Amazingly, we successfully claim the first three races between us and celebrate with a late lunch in the very fine and spacious facilities. For the avoidance of doubt, this is our only lunch, although I did have an early tea later. Paul opts for the fish and chips, which he is very pleased with, and plays a game at the end where he tries to swipe a pea through a hole in his cardboard tray which is about the size of a 10p piece. I’ve never played this game myself, but it seems quite easy. Paul, however, is delighted when he succeeds.

Fontwell - a course where you can get close to the action and hear the hooves pounding

Fontwell – a course where you can get close to the action and hear the hooves pounding

We really have the fifth race sewn up between us. It has to be between the top three on the racecard and in the betting. I’ve seen Xaarcet a few times on my travels, and as noble a beast as he is, he can’t win – he’s been running too consistently to drop in the weights. So it’s between the less exposed Follow The Tracks and Exemplary. Paul and I split the bet and we both get 4/1 just before they both go 7/2. Paul in particular has shown an uncanny knack for getting the markets right and going in at just the right time. Follow The Tracks leads but fades to 3rd. Exemplary is cruising behind Xaarcet, but somehow Xaarcet just holds on. We read the race almost perfectly, except for the winning bit. My record for photo finishes on this journey is now 0 from 5.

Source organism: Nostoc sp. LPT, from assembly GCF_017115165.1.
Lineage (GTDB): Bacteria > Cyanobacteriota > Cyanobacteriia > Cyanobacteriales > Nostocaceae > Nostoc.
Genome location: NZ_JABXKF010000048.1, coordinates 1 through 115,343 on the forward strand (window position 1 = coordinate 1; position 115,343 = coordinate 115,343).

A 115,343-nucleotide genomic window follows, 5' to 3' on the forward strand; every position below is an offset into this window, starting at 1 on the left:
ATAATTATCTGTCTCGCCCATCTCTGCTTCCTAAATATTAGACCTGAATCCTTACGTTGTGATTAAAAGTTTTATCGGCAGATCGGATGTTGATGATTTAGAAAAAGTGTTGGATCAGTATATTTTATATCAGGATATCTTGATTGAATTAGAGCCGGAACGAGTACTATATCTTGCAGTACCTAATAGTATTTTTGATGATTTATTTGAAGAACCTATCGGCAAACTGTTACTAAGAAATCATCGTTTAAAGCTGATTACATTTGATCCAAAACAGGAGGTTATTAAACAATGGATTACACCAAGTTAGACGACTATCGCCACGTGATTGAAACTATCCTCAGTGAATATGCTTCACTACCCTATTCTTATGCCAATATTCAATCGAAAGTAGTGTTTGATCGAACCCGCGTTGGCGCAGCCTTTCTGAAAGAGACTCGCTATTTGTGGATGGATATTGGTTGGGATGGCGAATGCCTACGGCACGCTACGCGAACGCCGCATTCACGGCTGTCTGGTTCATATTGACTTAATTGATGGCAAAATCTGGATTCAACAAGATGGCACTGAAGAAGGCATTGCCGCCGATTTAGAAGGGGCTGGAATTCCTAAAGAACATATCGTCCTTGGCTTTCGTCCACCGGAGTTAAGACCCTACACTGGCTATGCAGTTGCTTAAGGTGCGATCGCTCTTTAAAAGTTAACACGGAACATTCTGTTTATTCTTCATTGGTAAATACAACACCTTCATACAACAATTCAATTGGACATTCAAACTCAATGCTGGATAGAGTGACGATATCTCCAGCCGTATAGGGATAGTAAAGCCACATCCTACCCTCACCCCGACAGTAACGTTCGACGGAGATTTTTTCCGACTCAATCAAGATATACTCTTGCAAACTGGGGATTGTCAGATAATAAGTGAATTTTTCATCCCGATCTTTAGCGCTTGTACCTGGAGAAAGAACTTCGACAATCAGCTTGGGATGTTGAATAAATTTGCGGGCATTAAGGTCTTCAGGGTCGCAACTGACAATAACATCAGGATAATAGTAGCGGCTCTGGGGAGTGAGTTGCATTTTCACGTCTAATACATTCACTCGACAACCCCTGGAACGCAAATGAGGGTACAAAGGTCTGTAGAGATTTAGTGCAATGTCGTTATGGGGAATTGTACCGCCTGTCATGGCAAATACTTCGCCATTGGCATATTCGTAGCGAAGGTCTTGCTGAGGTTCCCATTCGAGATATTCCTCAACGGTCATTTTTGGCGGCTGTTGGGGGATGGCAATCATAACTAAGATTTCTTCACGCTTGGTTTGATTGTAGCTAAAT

The sixth race is the swansong of the dear old Morestead. This fine animal is having his 50th outing at Fontwell before a well earned retirement. It’s the AP McCoy factor though – everyone is jumping on the sentimental bandwagon, and at 6/1 he makes no appeal. He sets off like a scalded cat, keen to secure his last moment of glory in the Sussex sun, but by halfway the writing is on the wall and he fades to finish 5th. He shuffles off the stage unnoticed, but perhaps he doesn’t care.

After I make a few random and frankly silly salutations of “Thanks very much!” on the way out, I challenge Paul to do 5 of his own (excluding train staff) on the way home. He takes to his task superbly, rattling them off in sublime fashion and culminating with asking a bunch of guys just outside the station, with a clock literally yards away, what the time is. “Thanks very much!” he says triumphantly.

The 17:16 from Barnham has been cancelled because somebody has shat (that’s not a misspelling) on the seats. Paul, who has been doing rather well up until now, decides to phone home and chooses this moment to slur his words terribly, just as his mobile runs out of juice and panic is spread about the home counties concerning his whereabouts. Predictably, he then falls asleep on the four minute connecting train home and spends an hour rectifying his apnoeic lapse. Somehow, I feel Bill would be proud. Perhaps not of the erratic journey home, but of the truly extraordinary person his son continues to be.